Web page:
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SAN FRANCISCO — IBM on Jan. 17 forecast 2008 earnings well ahead of Wall Street expectations after results showing a strong international performance, and its shares rose 5 percent.

The world’s largest computer services company forecast 2008 earnings would rise 15 percent to 16 percent, hitting $8.20 to $8.30 per share, while Wall Street analysts had expected $7.91 on average, according to Reuters Estimates.

"That is above the Street consensus. They are going to save $800 million from pension costs, year-over-year. But having said that, that is a good forecast." said Peter Misek, an analyst at Canaccord Adams.

"International is absolutely the saving grace of these guys. Right now I would not want to be a big tech company that was exposed to the U.S. consumer or heavily exposed to U.S. enterprises," he added.

Building on a strong preliminary earnings report earlier in the week, IBM said fourth-quarter net income advanced to $3.95 billion, or $2.80 per share, from $3.46 billion, or $2.31 per share, a year earlier. Revenue rose to $28.9 billion from $26.3 billion.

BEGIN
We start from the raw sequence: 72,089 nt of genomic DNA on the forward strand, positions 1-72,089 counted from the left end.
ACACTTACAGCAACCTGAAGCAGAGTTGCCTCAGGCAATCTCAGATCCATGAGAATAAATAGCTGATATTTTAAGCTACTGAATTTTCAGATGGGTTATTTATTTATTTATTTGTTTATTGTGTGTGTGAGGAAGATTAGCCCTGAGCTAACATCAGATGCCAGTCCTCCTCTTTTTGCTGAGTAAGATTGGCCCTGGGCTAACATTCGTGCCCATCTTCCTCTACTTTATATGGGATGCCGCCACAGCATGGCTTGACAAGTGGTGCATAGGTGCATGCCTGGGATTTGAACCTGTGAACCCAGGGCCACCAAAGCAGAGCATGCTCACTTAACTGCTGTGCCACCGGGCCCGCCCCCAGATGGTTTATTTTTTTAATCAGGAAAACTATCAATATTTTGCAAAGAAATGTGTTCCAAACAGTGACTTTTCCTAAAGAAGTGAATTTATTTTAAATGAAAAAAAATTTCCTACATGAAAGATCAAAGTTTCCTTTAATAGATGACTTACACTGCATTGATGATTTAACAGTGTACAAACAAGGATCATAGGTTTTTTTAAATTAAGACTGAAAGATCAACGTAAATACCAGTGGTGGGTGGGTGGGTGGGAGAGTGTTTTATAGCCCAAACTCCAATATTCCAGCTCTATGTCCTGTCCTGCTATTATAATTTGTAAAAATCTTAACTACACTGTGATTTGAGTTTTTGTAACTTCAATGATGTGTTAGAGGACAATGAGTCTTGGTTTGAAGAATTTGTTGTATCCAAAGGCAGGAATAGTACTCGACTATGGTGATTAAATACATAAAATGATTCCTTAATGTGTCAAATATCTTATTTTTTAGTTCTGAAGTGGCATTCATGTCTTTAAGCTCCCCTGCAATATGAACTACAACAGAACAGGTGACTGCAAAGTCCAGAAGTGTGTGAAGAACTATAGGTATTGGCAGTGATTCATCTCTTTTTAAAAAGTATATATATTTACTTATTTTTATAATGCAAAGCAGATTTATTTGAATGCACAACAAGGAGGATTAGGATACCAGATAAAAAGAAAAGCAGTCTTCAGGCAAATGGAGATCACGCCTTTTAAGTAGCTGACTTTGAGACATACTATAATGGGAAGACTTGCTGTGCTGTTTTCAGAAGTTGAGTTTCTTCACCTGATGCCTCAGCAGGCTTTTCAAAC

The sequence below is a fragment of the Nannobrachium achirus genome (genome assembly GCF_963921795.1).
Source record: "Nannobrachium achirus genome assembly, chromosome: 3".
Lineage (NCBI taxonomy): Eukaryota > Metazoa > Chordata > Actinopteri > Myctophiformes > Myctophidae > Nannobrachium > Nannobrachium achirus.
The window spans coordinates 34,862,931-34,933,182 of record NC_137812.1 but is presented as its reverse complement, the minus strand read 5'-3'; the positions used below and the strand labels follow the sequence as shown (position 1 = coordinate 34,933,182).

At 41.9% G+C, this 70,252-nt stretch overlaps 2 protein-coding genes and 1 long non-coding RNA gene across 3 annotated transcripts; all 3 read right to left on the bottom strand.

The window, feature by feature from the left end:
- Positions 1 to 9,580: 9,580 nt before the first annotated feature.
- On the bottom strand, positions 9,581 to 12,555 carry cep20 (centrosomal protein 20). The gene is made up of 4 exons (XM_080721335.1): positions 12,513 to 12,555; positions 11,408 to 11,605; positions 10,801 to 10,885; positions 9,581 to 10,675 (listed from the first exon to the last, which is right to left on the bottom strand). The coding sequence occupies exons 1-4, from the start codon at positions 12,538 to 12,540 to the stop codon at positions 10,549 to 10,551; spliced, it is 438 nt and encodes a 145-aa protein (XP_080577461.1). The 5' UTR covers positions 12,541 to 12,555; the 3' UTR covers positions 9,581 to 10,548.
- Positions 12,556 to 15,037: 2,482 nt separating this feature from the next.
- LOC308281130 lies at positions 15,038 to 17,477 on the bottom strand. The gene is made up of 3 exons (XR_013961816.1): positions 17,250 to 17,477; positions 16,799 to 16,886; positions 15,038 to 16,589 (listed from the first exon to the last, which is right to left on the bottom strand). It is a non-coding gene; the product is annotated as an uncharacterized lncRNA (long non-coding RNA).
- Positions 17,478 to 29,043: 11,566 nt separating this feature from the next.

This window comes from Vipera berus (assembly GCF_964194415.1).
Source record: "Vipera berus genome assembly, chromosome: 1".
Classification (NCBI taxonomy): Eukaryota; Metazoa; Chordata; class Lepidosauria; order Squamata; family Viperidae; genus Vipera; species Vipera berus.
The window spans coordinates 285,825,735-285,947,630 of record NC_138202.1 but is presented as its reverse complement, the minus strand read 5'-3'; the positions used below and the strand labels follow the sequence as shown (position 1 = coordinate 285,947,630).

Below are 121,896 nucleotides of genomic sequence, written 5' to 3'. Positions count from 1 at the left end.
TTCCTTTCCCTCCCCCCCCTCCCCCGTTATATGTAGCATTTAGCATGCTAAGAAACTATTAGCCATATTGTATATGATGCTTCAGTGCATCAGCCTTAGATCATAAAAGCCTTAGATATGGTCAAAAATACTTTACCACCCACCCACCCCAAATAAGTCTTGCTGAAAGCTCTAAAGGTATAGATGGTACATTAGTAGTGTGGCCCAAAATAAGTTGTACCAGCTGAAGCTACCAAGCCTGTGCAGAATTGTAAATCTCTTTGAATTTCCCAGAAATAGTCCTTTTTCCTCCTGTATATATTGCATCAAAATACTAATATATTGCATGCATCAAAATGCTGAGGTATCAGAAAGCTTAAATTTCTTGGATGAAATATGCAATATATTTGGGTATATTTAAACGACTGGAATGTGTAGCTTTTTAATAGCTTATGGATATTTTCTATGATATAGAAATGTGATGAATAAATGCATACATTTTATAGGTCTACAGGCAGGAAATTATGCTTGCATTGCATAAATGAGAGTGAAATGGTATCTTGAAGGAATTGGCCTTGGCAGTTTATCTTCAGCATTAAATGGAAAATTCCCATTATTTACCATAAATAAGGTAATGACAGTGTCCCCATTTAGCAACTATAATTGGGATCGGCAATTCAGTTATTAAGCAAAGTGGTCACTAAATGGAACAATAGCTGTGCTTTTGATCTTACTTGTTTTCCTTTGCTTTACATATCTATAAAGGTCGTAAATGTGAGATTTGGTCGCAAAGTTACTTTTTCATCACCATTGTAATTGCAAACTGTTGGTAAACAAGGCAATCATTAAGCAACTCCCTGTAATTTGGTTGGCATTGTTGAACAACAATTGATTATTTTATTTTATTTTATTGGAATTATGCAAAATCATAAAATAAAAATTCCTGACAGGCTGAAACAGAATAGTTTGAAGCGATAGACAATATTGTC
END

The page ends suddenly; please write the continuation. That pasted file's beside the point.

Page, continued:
Revenue from the Americas rose 5 percent, compared with strong gains in other regions, and computer hardware sales declined.

International Business Machines Corp said in preliminary results on Monday that earnings per share from continuing operations had jumped above analysts’ average expectations, driven by strength in Asia, Europe and emerging countries. IBM said it was on track to reach its 2010 growth target, which calls for earnings per share of $11.

Total revenue from the company’s global services business rose 17 percent. Business services, focused on consulting, had a revenue gain of 17 percent to $4.93 billion, and revenue from technology services, which includes outsourcing and computer maintenance, advanced 16 percent to $10 billion.

Software revenue rose 12 percent to $6.26 billion, and the unit’s gross profit margin increased to 87.1 percent from 86.5 percent. Revenue from computer hardware including server computers, data storage gear and microchips, fell 3.9 percent to $6.8 billion.

IBM’s Monday announcement sent its stock sharply higher and eased concerns that a slowing U.S. economy was crimping spending on technology, until recently a safe haven for investors fleeing housing, banking and consumer-discretionary stocks.

IBM shares, down 17 percent before Monday’s announcement from a 52-week high on October 11, have added 5 percent this week and trade at about 13 times estimated 2008 earnings per share, about the same as rival Hewlett-Packard.

Shares rose 4.9 percent to $106.01 in after-hours trade from a close of $101.10 on the New York Stock Exchange.